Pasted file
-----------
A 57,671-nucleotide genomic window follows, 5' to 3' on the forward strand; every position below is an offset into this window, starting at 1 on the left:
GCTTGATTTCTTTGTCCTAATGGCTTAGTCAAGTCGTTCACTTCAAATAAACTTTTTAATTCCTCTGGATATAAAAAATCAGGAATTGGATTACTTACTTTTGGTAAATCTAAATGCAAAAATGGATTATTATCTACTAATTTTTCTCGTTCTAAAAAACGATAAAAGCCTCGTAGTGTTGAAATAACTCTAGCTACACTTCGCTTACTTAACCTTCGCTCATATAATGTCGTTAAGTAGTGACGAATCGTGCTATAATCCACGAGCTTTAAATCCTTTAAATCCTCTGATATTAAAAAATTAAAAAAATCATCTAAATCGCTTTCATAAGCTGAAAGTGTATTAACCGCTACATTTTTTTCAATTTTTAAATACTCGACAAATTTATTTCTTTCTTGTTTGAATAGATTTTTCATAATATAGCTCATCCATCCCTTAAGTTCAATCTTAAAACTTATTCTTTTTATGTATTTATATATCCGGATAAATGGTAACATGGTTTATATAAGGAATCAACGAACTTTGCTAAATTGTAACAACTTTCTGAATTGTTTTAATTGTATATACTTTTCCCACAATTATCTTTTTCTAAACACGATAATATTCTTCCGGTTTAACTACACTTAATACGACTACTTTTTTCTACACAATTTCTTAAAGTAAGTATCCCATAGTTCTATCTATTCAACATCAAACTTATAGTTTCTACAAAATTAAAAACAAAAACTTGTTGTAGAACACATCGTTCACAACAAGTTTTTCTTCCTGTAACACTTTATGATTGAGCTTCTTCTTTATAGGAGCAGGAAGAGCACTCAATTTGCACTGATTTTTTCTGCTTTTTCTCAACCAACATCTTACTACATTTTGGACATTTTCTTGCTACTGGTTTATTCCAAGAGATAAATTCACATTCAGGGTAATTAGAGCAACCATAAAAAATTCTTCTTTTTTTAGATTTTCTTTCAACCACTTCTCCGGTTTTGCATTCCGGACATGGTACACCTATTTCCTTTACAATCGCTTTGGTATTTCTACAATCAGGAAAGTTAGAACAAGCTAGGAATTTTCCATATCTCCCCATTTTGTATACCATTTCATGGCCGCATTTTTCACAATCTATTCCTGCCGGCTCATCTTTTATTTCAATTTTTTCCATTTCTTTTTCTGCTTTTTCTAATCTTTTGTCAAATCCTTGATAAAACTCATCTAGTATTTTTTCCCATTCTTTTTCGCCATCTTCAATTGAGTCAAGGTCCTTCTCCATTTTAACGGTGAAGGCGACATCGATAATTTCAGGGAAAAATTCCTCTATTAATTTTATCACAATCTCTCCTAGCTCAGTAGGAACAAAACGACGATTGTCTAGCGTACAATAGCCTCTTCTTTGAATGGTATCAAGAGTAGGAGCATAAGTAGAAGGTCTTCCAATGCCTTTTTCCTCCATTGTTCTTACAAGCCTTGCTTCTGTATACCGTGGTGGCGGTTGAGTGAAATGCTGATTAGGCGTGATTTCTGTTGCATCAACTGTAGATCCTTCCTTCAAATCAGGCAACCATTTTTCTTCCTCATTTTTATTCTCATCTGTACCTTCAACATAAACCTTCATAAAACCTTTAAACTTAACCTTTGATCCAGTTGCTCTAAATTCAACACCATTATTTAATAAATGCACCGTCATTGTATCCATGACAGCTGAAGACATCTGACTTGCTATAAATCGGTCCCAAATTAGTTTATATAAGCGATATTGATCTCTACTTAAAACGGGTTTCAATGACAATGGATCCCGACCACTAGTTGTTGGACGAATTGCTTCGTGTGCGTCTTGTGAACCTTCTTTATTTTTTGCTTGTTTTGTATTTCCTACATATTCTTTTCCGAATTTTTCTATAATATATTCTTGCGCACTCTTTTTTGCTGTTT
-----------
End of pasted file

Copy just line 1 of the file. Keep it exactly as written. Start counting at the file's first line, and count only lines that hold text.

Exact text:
A 57,671-nucleotide genomic window follows, 5' to 3' on the forward strand; every position below is an offset into this window, starting at 1 on the left: